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Back to Lewiston. Liston rests on his back, momentarily looking up into another world. The referee moves in to start his count—but wait, several factors that have been overlooked now come to light and have a terrific meaning in this travesty. First, the referee is Jersey Joe Walcott, the old champ. Nice as a celebrity; wrong as a referee. He had never handled a fight of this magnitude. Referees are true professionals, and there is no such thing as a good amateur celebrity referee. And so it happened that Walcott let this fight slip away from him.
When Liston fell, Ali was supposed to go to a neutral corner. Until he did so, no count could begin. But Ali was as skeptical as the spectators, and he stood over Liston in disbelief. He waved him up with his gloved hand and snarled at him repeatedly, "Get up, you bum! No one will believe this!"
Walcott made some desperate effort to wave the wild-eyed Ali to a neutral corner while trying to keep a count going. He looked with desperation at the timekeeper, whose job it was to count the seconds by the clock, but the timekeeper was an aged citizen, and he was every bit as flustered as Walcott.
Liston rolled over like a beached whale, keeping his eyes on Ali all the while. Ali was glowering over Liston. Liston was looking sheepishly up at him but not getting up. Walcott was doing a comic head-wagging bit, looking to the timekeeper, to Ali, to Liston and back. Nothing much was being resolved, and Liston looked like he was down for the month when out of the press section came a voice of authority.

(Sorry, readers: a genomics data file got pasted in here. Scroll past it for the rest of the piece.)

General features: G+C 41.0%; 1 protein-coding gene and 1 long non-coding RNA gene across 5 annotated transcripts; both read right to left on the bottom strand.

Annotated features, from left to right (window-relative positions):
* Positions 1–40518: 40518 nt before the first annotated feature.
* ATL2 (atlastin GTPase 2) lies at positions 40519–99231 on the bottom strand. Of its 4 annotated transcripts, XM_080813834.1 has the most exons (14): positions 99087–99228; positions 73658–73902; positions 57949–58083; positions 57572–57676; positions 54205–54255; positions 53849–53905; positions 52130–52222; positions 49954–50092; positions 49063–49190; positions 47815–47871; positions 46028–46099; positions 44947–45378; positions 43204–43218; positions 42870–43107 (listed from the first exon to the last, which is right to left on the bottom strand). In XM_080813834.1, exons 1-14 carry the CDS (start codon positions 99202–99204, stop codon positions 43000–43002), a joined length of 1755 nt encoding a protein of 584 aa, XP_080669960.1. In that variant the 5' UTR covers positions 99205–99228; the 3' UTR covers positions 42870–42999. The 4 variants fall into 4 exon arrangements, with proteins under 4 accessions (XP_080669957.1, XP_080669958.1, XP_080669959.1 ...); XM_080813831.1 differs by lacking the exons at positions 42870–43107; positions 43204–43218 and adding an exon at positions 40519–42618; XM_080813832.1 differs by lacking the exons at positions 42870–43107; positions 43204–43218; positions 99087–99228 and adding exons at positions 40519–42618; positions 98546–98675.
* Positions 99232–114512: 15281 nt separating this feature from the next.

A small, thin man, aged but clear of voice, strode forward and announced to Walcott, "The fight is over! Liston is out! Ali wins!"
The man was the late, redoubtable Nat Fleischer of The Ring magazine, the boxing historian and beloved old man of fight journalism. I respectfully submit that he was in somewhat less than an authoritative position and had no say-so, but both the timekeeper and Walcott were so relieved to see an end to their immediate problem that they gratefully concurred.
To recap, Liston, desperate to put a good one on Ali, overextended his long jab. Ali, bouncing off the ropes, threw a short right over the jab, which momentarily stunned Liston, and he fell down, but not out. Ali stood over him. Walcott could not control Ali. Stop there. The count should not have continued until Ali went to a neutral corner. He never did go to a neutral corner. The fight was stopped by a non-official. The fight should have continued. Liston could have gotten up, but didn't. Why...?
A few years later Liston petitioned the California Boxing Commission to reinstate his license. Now he is being questioned in the commissioner's office in Oakland.
A commissioner: "Mr. Liston, have you ever heard the word fix used in connection with a fight?"